----
An introduction to the second series of the Ecological Urbanism discussion put together by Annick Labeca and urbanTick.
----



The Ecological Urbanism discussion series is back with a very exciting line up of contributors. It has been a while since the first series was hosted here on urbanTick back in May, but the topic has not faded, nor have any of the challenges disappeared from the league table of actualities.

In various formats across disciplines this summer has seen a multitude of debates, show, documentations, but also magazines, books, blog posts, wiki and even twitter messages or facebook statuses. Sustainability is hot, or cool, urgent, or desired, politics, or media, but it all helps. We are all in this together.

This second series is now hosted by Annick Labeca, DPR-Barcelona, Taneha Bacchin and urbanTick. The posts will rotate between the three platforms of Urban Lab Global City, DPR-Barcelona and urbanTick. No worries we'll guide you well with pretty links. No need to search for it, we'll bring the discussion to you. We strongly believe in team work and collaboration, therefore a networked platform seemed appropriate for a dissuasion as complex and multidimensional as this one. Nevertheless this is an experiment so bear with us on this one.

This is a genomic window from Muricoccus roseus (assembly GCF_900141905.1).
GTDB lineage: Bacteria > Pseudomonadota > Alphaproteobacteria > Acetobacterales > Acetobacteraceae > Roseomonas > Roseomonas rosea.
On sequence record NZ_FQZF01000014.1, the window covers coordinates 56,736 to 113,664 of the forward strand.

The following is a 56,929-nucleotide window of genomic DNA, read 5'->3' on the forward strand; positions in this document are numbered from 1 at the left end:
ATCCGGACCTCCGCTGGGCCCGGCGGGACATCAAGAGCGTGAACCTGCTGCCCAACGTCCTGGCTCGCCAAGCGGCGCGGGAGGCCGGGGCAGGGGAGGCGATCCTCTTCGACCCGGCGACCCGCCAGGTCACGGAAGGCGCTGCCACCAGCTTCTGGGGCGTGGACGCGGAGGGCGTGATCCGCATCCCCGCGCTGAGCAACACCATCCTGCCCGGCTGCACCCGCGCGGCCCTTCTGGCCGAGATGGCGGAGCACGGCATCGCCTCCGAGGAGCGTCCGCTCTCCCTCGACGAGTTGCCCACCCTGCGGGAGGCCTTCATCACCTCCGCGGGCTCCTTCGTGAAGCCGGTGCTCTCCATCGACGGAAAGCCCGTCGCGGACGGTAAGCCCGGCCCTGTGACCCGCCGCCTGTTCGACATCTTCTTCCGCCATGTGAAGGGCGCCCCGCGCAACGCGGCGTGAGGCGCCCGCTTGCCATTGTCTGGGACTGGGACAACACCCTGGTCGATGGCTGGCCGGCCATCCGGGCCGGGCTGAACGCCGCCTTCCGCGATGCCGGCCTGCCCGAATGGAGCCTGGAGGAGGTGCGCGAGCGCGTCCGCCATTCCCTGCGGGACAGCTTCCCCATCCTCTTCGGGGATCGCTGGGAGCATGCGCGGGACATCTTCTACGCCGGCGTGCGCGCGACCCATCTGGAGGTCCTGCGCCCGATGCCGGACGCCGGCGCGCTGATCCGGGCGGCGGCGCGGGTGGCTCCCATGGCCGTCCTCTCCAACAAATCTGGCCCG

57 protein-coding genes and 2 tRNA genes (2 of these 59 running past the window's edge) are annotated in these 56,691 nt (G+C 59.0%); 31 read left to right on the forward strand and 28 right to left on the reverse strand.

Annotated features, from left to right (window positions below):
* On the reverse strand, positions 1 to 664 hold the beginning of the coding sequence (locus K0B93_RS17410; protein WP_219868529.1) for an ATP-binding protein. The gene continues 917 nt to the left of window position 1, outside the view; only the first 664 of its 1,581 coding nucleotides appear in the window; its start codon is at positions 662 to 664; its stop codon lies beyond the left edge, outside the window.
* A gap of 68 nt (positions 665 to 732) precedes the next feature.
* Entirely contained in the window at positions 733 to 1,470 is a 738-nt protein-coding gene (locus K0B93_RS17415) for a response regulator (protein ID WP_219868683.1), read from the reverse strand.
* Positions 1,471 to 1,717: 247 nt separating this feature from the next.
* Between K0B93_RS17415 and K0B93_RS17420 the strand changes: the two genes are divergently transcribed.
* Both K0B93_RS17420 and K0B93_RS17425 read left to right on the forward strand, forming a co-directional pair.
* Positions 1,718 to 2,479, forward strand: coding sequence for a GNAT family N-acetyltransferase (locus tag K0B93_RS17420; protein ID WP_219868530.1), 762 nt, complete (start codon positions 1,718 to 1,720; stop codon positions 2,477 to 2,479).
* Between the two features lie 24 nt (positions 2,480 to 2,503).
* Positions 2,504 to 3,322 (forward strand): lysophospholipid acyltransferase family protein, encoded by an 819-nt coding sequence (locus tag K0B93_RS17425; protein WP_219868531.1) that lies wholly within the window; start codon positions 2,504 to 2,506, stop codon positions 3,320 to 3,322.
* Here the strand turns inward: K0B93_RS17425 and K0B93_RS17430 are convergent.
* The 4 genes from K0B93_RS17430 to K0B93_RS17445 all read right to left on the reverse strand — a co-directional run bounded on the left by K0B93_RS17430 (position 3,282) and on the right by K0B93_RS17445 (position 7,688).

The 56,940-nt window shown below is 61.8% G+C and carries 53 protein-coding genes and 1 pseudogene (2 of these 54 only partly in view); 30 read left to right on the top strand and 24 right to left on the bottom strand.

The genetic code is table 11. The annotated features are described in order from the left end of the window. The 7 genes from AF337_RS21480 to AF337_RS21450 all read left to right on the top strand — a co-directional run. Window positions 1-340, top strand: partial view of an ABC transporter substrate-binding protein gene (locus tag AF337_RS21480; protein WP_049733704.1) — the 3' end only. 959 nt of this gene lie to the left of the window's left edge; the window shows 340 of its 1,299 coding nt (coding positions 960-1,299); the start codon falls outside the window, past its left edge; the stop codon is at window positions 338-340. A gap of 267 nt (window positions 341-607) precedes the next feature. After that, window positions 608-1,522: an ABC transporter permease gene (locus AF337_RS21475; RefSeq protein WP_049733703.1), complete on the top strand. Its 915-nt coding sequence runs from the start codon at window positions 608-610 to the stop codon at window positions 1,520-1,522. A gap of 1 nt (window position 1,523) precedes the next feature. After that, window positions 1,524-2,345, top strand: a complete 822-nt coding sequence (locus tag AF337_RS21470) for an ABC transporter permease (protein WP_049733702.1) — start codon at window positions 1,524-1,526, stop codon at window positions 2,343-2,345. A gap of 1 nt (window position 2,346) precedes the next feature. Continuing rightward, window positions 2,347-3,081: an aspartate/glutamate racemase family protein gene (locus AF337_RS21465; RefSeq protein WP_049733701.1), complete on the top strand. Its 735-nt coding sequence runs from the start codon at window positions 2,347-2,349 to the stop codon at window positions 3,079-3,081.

WilliDorner@LisaRastl
Image taken from tanz im august / Bodies and the city by Compagnie Willi Dorner. Performance around the Bibliothèque Nationale de France.

To quickly look back to the last series, where we focused on three different topics, social and society aspects, technology advantages and practice with a a total of nine contributions.
Aspects of sustainability and the social context were discussed by Luis Suarez and DPR who proposed the open formula based on the entropy of sustainability that puts the relational goods into a context. Annick Labeca examined that practice of R&Sie, pointing out how current practice could engage with the topic in a very creative and productive way and developing new solutions at the same time. The technology discussion was present through posts by Martin J. Callanan and Stanza. Where Callanan discussed the impact of technologies migrating from other fields in to the urban context showed Stanza the implementation of bottom up small scale urban sensors as independent units even allowing for interaction. Duncan Smith and Kiril Stanilov put the focus of their contributions towards the urban as a whole. Smith discussed the potential of an sustainable geography in the sense of an overview and clarifying approach to structure the discussion where Stanilov illustrated a comprehensive critique on the ongoing debate, reminding us of past attempts and their results.